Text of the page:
Energy companies facing multimillion dollar fines from Pennsylvania regulators over leaks from their pits and pipelines are challenging the state Department of Environmental Protection’s method of calculating those penalties.
In separate cases in different state legal venues, Philadelphia-based Sunoco Logistics Partners and Downtown-based EQT Corp. are asking judges to reject DEP’s interpretation of the Clean Streams Law, which the companies say regulators are using to pad fine totals.
The dispute centers on whether violations end when a leak is plugged or whether they continue until all residual contamination stops spreading into state waters.
DEP wants to fine Sunoco Logistics at least $2.3 million for spilling more than 12,000 gallons of gasoline from a pipeline in Murrysville in 2008. A 20- to 30-foot-high fountain of gasoline surged through a blown plug, and some of the gas that saturated the soil continued to seep into Turtle Creek “for days, weeks and months” after the initial spill, regulators said in legal filings.
The agency wants to fine natural gas producer EQT at least $4.5 million for allowing waste fluids from shale gas extraction to leak through holes in the liner of a 6 million gallon wastewater impoundment at a Tioga County drilling site beginning in 2012. Regulators say a pollution plume reached soil, groundwater and, eventually, streams.
In both cases, DEP counted more than 100 days when the companies allowed lingering contamination to migrate into commonwealth waters. The Clean Streams Law sets a maximum penalty of $10,000 per day for each violation. The proposed fines add up all of those days.
The companies argue that they should be fined only for the days when they actively released pollution from their facilities. For Sunoco Logistics, the release lasted less than a day. For EQT, it lasted, at most, 12 days between when the leak was first reported and when the impoundment was emptied of sludge and fluids.
In a statement on Oct. 7, the day DEP announced its proposed penalty, EQT general counsel Lewis Gardner said state regulators’ interpretation of the law “leads to the absurd result of never-ending and unquantifiable liability.”
“We disagree on this basic legal issue, and while EQT acknowledges responsibility for its contractor’s action, EQT will not agree to an excessive fine based on a faulty legal theory,” he said.
Sunoco Logistics is fighting its proposed penalty in the Environmental Hearing Board, which hears cases brought by DEP as well as appeals of the department’s actions. The full board heard oral arguments about the penalty dispute in late August but it has not yet issued a decision.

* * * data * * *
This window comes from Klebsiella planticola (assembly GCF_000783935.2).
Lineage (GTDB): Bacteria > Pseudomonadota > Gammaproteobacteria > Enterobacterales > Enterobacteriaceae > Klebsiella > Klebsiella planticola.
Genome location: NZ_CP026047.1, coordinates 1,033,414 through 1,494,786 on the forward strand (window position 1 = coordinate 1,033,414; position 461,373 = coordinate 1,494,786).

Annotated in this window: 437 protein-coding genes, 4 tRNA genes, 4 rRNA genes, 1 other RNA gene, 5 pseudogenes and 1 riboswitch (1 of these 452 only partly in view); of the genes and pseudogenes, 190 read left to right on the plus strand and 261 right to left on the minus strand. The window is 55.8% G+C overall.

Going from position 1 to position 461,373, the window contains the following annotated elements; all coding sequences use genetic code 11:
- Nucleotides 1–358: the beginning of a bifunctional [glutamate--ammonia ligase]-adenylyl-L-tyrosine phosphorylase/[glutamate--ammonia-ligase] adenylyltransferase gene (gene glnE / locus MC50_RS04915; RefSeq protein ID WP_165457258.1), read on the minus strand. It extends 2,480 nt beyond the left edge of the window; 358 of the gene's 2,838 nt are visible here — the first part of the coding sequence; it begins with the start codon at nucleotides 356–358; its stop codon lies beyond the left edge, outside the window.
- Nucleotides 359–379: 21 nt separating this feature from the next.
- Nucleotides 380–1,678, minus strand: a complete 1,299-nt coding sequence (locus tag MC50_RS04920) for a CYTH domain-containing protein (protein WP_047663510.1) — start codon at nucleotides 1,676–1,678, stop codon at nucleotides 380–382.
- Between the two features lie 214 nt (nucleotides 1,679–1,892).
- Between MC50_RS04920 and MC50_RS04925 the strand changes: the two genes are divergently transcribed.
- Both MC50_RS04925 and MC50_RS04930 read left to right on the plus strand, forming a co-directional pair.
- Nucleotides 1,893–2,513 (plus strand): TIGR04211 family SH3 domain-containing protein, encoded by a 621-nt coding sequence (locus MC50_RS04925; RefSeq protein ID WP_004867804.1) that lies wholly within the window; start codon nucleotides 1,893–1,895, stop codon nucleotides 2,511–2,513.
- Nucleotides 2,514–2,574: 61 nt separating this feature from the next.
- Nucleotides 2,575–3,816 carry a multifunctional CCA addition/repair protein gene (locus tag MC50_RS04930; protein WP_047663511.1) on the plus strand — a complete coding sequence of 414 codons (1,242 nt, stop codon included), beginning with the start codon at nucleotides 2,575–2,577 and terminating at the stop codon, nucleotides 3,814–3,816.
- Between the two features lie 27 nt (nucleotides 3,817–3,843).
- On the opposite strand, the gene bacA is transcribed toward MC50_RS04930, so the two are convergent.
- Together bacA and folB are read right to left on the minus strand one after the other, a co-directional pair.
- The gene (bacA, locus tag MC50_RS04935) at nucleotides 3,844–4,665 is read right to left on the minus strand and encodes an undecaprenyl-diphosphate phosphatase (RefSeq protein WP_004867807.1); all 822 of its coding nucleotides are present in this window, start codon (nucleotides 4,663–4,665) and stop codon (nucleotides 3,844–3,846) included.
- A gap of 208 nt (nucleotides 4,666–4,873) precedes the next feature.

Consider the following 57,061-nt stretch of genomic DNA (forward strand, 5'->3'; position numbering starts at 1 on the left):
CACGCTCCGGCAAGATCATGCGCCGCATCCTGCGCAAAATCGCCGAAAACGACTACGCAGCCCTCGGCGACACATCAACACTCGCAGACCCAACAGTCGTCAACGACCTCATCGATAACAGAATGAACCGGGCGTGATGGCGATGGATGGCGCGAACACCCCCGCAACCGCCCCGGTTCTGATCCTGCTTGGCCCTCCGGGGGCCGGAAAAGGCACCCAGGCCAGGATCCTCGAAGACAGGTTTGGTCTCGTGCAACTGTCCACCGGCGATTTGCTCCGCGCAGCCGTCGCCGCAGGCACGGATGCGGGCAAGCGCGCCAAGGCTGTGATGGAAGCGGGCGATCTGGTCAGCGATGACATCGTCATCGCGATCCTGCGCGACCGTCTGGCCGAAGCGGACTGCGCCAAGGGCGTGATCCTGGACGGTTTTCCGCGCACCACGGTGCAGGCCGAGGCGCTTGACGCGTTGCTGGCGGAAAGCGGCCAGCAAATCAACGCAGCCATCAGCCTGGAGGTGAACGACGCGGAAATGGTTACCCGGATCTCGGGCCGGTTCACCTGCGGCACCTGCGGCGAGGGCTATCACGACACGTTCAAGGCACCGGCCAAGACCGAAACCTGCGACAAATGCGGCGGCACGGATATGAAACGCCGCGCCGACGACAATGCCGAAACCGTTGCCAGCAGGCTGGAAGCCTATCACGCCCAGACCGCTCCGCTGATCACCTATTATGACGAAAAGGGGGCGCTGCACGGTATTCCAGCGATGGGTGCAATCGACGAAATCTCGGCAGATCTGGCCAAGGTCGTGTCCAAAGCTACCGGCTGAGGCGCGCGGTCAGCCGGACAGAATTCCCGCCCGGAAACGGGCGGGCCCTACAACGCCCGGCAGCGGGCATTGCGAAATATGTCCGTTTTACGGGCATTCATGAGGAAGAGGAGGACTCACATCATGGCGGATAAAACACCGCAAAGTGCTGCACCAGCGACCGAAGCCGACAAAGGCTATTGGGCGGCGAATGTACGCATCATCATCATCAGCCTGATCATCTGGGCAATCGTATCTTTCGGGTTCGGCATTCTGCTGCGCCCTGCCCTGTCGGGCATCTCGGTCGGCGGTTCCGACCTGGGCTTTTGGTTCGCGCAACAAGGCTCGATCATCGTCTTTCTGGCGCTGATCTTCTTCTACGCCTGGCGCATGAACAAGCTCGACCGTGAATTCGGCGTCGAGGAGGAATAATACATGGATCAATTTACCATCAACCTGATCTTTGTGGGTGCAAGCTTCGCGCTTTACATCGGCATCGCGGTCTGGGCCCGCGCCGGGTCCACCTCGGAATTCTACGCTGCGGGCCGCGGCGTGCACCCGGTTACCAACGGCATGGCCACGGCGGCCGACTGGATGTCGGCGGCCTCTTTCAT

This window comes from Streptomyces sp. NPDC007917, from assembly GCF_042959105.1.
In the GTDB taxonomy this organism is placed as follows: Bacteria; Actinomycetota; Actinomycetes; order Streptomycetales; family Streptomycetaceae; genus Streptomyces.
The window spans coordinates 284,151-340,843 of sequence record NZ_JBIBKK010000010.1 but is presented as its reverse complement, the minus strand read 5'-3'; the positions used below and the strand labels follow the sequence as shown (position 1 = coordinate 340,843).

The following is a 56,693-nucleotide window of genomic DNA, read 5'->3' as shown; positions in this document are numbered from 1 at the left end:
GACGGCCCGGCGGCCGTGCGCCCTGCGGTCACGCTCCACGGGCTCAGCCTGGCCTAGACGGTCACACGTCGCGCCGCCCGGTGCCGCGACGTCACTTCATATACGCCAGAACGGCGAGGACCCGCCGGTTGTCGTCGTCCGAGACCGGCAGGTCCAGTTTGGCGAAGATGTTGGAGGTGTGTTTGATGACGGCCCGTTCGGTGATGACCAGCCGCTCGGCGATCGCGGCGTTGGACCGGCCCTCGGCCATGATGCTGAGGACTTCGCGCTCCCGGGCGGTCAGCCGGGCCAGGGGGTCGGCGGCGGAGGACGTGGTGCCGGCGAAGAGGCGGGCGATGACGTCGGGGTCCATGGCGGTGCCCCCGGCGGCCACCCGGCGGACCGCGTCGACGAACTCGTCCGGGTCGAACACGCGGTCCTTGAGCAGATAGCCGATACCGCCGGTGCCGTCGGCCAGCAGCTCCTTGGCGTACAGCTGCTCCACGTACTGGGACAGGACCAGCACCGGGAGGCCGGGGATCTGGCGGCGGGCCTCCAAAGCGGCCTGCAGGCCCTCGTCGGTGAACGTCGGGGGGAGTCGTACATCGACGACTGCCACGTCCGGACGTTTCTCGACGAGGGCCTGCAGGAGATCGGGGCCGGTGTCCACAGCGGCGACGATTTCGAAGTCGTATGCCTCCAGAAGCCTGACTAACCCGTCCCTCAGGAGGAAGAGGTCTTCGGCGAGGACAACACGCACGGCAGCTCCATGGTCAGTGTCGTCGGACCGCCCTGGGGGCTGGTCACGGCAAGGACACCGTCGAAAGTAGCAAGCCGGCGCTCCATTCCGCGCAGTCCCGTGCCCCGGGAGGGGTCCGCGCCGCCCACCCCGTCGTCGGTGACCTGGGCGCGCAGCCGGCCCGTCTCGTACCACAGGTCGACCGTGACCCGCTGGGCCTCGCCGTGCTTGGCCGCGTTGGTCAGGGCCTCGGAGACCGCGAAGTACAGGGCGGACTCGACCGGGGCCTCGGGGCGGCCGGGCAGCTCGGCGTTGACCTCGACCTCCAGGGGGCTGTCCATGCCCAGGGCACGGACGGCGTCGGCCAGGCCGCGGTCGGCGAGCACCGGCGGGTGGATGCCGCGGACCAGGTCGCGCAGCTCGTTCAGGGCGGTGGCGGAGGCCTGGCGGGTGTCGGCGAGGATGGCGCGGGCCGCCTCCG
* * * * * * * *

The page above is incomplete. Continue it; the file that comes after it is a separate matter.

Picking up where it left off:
EQT took its case directly to the Commonwealth Court. In a complaint filed on Sept. 19, the company asked the higher court to settle the legal matter and declare DEP’s interpretation unlawful.
A DEP spokeswoman declined to comment on ongoing litigation, but a department attorney said during oral arguments in the Sunoco Logistics case that the company’s theory “is exterminated” by the unambiguous language of the law “like a vampire exposed to sunlight,” according to a transcript.
“The Pennsylvania Clean Streams Law imposes a duty on every person to keep his or her industrial waste out of the waters of the commonwealth every day all day,” said Mary Martha Truschel, DEP attorney. “Every day that your industrial waste gets into waters of the commonwealth, you have failed in that duty.”
If the courts were to side with the companies, it would significantly alter the department’s long-standing practice for calculating fines and curtail the maximum penalties that companies would face for Clean Streams Law violations, PennFuture chief counsel George Jugovic Jr. said.
Mr. Jugovic served as an attorney and regional director for DEP before taking his current position with the environmental group.
“It would limit the reach of the Clean Streams Law,” he said, “because the penalty provisions create the incentive for prompt remediation and clean up.”
The companies argue that the department’s “continuing violation” theory is not supported by any judicial precedent. DEP’s attorney countered during oral arguments that the issue has not come up very often in the hearing board because companies rarely have had the “temerity” to raise it.
Mr. Jugovic agreed, but he said the state’s invigorated oil and gas industry is challenging aspects of Pennsylvania environmental law that other industries have accepted as settled.
“Principles that were thought to be well founded and long standing are all now getting re-litigated again in the context of the gas industry,” he said.
Laura Legere: firstname.lastname@example.org